I’ve just messaged Prof Andrew Reynolds at UCL about something relevant to, but not discussed in, his and Dr Sarah Semple’s recently-published piece discussing non-funerary weapon depositions from the Anglo-Saxon period. I’m pretty excited about what I’ve sent as I believe it offers fresh perspectives on what is in itself an exciting and developing area of early-medieval archaeological and historical research. It relates to a charter boundary mark in Surrey, and is indirectly connected to the above weapon on display at the British Museum, but beyond that I’m keeping my cards close to my chest (not entirely sure why as no-one reads this blog – if you do, hi!). Depending on what Prof Reynolds says about my email I will post more about it very shortly. It’s certainly something I hope to flesh out further into a full article for publication somewhere.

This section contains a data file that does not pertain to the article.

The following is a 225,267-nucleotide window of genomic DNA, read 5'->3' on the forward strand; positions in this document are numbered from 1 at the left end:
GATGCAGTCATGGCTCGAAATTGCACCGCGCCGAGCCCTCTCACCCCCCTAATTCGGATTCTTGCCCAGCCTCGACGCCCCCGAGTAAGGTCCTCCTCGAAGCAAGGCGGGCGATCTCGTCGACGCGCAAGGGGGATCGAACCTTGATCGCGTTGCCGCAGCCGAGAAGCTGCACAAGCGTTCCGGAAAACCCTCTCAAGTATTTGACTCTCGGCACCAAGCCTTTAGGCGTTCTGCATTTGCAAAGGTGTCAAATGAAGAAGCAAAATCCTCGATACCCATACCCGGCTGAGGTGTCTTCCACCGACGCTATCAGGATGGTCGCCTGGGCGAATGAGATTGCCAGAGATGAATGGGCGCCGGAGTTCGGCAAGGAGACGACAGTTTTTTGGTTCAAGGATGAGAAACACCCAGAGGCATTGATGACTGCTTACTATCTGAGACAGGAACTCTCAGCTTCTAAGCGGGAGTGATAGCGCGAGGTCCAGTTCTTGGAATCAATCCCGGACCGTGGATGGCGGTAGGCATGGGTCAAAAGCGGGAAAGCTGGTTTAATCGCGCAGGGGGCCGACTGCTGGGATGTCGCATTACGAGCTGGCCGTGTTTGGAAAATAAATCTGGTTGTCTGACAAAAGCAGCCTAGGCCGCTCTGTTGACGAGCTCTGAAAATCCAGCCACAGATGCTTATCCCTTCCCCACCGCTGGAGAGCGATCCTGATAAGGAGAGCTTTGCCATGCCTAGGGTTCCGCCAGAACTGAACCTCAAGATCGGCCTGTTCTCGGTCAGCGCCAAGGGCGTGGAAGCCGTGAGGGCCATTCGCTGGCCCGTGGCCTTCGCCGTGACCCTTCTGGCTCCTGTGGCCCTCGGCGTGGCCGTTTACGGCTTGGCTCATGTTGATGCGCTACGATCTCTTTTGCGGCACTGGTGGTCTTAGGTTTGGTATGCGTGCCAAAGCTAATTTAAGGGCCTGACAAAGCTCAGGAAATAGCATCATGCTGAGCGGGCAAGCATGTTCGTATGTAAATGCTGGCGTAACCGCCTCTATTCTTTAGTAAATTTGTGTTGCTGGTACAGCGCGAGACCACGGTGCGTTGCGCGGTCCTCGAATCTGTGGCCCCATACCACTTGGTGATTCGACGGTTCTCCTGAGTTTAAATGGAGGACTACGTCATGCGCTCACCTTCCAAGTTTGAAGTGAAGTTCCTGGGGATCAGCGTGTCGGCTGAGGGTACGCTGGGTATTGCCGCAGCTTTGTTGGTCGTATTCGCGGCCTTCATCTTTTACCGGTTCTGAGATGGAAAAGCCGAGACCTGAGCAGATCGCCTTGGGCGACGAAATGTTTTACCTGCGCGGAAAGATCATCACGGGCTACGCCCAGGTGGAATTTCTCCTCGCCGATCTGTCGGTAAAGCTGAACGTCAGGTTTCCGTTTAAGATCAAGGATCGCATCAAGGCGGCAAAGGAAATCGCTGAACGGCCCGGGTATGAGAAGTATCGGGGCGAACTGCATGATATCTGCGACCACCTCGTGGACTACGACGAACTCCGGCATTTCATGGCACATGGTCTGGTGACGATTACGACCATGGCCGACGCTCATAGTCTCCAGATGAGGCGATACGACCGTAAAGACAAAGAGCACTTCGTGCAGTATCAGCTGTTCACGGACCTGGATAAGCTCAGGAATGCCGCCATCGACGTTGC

Anyway, for now please consider reading the works below as they were highly influential in my thinking on the above-mentioned topic. Oh, and thanks to Electrik Bar in Chorlton for the free wi-fi, delicious millionaire slice and great Sunday night tunes that are all helping me write this.
Andrew Reynolds & Sarah Semple, ‘Anglo-Saxon non-funerary weapon depositions’, in Studies in Early Anglo-Saxon Art and Archaeology: Papers in Honour of Martin G. Welch, ed. by Stuart Brookes, Sue Harrington & Andrew Reynolds, BAR British Series, 527 (Oxford: BAR, 2011), 40-48
Julie Lund, ‘At the Water’s Edge’, in Signals of Belief in Early England: Anglo-Saxon Paganism Revisited, ed. by Martin Carver, Alex Sanmark & Sarah Semple (Oxford: Oxbow, 2010), 49-66
Pages 30 to 33 of Sarah Semple, ‘In the Open Air’, in Signals of Belief…, 21-48
****UPDATE**** The eagle has landed! My email has been read and replied to (in a brief but very positive fashion); unfortunately Prof Reynolds is away for the next two weeks so he has promised a more detailed response some time after his return. Fingers crossed.